The very best vegetarian food rich in iodine is dried seaweed, like kelp, nori, wakame, or dulse. These sea vegetables, much like fish, pick up their iodine from the earth's biggest source of iodine, seawater. 

    One liter of ocean water contains 50 mcg of iodine, and dried sea vegetables benefit from this essential mineral. With 40 to 60 mcg in a single dried sheet, the dosage is relatively high, so watch your portions closely to avoid overeating iodine. 

    #2: Fruit Plants High in Iodine: Strawberries, Prunes, & Cranberries

    A few of our favorite fruits also happen to be vegan foods high in iodine, along with a load of other essential vitamins and minerals. 

    Sweet berries, like strawberries, offer a high vegetarian iodine content - eating a small serving of strawberries each day can offer around 8% of your RDI.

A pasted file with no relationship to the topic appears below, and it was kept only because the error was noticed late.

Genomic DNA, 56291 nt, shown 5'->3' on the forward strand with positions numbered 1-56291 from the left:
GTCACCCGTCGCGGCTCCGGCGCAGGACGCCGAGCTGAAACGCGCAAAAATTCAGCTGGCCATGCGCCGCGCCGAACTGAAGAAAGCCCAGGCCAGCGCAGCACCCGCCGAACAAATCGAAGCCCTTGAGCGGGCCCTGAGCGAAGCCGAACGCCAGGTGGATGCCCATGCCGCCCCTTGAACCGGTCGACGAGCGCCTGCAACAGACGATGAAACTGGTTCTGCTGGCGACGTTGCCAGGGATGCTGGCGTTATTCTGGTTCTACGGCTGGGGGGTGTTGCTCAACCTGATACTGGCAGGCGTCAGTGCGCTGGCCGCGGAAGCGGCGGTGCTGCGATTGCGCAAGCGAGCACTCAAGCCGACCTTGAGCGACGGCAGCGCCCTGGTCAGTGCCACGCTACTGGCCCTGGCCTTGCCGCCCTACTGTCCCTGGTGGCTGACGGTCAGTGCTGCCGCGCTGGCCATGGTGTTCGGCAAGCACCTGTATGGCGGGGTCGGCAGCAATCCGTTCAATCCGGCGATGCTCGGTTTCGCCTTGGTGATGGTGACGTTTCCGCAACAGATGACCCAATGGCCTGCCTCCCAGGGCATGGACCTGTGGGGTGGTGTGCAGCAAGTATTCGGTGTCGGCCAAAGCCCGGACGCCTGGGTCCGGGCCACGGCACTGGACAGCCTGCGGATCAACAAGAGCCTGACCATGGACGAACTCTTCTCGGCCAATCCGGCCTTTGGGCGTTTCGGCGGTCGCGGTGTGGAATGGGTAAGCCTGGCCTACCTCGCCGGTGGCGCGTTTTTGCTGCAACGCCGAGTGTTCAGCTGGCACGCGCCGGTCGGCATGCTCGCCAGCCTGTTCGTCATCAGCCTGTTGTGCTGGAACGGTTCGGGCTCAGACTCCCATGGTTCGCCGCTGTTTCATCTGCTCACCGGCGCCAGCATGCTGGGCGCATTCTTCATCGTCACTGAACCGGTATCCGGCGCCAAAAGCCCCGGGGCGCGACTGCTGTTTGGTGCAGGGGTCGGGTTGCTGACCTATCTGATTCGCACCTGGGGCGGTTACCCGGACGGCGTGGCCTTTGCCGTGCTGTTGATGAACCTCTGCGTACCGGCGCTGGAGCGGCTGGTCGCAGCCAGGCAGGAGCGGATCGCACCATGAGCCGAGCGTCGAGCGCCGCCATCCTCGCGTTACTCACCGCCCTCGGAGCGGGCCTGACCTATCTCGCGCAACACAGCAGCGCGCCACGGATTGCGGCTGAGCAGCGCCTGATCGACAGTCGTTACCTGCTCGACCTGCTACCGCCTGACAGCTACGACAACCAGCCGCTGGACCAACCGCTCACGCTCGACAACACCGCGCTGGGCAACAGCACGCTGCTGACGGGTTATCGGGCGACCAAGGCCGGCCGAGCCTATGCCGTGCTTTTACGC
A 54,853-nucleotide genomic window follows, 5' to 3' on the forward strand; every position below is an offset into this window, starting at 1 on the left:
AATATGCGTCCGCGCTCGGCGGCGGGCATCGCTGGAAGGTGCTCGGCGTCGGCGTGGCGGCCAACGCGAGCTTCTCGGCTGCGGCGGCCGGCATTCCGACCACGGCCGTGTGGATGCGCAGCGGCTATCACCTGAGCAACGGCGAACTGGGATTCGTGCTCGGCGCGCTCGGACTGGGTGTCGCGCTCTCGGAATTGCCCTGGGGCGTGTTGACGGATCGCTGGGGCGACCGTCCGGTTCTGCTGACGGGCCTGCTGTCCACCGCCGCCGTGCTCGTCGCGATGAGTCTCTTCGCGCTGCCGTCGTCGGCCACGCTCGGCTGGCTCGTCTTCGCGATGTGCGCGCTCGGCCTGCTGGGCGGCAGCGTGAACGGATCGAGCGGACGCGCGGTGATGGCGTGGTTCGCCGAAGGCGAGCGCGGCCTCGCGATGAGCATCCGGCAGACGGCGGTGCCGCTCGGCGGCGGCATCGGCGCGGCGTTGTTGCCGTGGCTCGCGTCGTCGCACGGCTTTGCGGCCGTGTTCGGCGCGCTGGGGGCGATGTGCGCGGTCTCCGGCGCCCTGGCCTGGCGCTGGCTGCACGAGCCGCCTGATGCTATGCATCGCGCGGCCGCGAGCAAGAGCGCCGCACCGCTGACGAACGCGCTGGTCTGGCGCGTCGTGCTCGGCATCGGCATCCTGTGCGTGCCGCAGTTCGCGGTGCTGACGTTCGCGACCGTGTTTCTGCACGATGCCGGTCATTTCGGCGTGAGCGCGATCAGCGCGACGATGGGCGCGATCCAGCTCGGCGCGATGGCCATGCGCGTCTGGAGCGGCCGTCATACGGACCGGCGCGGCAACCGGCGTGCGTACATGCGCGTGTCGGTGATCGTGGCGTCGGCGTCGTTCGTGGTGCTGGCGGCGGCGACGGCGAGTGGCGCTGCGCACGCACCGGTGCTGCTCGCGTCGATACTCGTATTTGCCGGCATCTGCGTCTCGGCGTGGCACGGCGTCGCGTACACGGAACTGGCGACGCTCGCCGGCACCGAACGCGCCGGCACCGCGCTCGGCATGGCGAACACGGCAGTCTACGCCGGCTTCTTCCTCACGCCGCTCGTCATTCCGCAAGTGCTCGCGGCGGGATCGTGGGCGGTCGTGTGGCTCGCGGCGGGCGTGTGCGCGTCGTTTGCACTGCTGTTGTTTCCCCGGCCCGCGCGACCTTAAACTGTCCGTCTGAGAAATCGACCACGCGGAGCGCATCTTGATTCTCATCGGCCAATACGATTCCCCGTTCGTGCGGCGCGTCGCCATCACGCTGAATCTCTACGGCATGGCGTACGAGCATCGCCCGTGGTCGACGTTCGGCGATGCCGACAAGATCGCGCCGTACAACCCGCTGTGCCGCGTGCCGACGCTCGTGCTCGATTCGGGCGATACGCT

Dried prunes are another source of iodine in a vegan diet, with 13 mcg per serving.

    Keep your thyroid hormones in check with cranberries, boasting a whooping 400 mcg of iodine in a half-cup serving, almost three times the RDI of most healthy adults.

    #3: Vegetables High in Iodine Green Beans, Corn, & Potatoes

    Vegetables are moderate sources of iodine in a vegan diet that won't massively pump up your intake but still offer a little boost. Green beans contain 2% of your RDI and plenty of vegan calcium, while a serving of canned corn gives you 14 mcg of iodine.